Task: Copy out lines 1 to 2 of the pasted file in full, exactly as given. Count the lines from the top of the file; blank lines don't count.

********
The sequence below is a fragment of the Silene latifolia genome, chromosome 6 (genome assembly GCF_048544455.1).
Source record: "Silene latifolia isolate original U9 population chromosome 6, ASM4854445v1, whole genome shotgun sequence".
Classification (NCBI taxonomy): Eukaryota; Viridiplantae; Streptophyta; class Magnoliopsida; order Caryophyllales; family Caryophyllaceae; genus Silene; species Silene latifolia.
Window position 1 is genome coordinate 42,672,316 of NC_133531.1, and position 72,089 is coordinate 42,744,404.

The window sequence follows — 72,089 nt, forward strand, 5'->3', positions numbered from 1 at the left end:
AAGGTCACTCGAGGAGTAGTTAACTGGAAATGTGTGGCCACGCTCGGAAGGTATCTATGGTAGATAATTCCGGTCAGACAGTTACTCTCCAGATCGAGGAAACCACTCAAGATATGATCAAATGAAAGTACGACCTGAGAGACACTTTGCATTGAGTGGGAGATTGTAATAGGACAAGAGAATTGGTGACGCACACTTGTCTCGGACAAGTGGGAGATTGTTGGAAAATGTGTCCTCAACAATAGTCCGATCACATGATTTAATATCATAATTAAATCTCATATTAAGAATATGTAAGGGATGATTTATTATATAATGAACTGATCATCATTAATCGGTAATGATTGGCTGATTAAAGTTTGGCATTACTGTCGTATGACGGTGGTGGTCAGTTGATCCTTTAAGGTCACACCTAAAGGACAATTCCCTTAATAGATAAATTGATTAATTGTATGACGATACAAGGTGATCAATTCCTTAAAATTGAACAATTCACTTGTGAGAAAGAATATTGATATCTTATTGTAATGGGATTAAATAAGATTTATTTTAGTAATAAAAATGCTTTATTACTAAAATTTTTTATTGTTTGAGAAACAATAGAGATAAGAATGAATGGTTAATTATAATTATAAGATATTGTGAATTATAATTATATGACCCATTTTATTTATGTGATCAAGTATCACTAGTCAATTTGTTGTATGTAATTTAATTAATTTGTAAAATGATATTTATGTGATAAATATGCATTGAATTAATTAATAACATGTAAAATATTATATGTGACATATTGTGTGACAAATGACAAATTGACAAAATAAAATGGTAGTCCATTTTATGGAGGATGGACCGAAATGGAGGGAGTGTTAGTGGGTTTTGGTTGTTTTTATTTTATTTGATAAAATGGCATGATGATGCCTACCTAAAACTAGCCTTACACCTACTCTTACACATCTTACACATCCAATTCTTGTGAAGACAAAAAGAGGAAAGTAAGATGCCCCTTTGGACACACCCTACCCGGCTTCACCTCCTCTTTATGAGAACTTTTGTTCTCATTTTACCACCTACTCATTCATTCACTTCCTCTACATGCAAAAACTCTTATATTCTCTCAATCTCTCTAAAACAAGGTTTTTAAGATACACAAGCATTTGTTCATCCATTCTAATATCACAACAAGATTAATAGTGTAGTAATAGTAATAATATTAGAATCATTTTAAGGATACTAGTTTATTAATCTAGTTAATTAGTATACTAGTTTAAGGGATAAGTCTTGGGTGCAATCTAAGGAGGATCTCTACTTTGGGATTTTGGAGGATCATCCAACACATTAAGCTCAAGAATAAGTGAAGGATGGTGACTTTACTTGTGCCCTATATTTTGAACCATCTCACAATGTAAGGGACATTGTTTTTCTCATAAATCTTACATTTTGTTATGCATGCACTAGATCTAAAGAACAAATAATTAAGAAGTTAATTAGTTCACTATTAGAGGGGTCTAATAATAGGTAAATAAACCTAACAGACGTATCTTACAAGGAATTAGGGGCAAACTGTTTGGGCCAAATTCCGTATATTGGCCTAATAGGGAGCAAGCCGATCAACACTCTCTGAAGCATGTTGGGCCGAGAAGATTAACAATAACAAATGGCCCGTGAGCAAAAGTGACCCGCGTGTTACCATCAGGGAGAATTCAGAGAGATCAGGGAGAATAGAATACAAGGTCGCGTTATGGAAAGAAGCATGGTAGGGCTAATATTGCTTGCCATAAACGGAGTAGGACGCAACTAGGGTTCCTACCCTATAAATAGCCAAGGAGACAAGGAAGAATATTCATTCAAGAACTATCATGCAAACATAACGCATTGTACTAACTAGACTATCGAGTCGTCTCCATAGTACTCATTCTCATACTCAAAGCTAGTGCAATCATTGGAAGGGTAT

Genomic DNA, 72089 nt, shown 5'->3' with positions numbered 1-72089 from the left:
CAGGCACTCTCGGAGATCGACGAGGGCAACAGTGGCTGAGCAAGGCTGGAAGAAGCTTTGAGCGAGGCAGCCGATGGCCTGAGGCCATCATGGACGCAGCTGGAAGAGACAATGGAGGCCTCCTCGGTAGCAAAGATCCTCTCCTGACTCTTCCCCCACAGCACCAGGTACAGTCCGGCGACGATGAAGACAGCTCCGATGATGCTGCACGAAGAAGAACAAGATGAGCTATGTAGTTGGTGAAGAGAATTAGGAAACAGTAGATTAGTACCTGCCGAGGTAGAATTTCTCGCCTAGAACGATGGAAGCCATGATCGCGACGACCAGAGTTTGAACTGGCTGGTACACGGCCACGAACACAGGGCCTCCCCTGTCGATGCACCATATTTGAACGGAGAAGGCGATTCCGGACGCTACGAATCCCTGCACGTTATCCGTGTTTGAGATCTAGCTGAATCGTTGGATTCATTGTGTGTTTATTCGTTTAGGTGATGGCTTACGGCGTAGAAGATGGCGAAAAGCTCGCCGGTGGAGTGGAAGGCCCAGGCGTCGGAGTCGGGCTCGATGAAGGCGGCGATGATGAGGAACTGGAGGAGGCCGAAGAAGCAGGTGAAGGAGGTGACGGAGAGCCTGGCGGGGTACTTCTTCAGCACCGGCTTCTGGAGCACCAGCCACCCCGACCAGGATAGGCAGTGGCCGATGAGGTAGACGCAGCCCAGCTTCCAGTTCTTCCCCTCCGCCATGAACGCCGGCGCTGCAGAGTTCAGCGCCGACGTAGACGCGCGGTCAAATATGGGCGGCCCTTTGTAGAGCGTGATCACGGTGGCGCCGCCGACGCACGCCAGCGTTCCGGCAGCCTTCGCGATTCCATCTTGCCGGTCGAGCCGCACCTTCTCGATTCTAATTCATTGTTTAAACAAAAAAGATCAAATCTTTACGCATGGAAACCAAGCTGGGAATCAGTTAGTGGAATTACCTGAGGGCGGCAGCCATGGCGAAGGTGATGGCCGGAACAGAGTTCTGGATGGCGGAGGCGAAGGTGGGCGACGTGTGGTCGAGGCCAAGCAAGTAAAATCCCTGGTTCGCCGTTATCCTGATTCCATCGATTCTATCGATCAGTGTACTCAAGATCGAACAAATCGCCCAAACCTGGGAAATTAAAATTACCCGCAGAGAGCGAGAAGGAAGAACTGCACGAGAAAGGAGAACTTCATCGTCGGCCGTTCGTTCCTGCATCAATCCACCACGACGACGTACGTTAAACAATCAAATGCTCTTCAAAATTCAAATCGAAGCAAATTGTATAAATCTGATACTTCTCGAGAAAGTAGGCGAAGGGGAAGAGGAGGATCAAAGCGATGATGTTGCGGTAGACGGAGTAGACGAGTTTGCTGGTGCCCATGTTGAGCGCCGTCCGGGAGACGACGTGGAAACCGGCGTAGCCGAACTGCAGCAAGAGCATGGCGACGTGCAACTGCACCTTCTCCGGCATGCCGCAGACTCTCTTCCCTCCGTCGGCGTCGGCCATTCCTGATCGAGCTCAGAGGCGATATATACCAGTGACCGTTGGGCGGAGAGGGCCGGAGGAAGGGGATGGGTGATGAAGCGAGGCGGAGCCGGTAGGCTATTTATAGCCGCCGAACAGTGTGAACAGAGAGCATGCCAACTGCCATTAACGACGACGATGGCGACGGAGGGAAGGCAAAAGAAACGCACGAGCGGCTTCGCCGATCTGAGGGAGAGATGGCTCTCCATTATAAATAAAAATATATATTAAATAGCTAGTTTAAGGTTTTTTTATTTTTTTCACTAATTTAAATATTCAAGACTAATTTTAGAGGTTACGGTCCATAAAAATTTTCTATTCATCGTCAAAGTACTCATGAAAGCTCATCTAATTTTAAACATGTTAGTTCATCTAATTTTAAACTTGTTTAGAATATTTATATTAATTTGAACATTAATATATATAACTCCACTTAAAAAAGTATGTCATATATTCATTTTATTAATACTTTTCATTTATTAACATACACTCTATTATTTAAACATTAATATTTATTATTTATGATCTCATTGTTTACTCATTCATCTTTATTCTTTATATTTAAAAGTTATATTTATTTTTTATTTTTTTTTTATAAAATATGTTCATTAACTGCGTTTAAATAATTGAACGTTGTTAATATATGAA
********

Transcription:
The sequence below is a fragment of the Silene latifolia genome, chromosome 6 (genome assembly GCF_048544455.1).
Source record: "Silene latifolia isolate original U9 population chromosome 6, ASM4854445v1, whole genome shotgun sequence".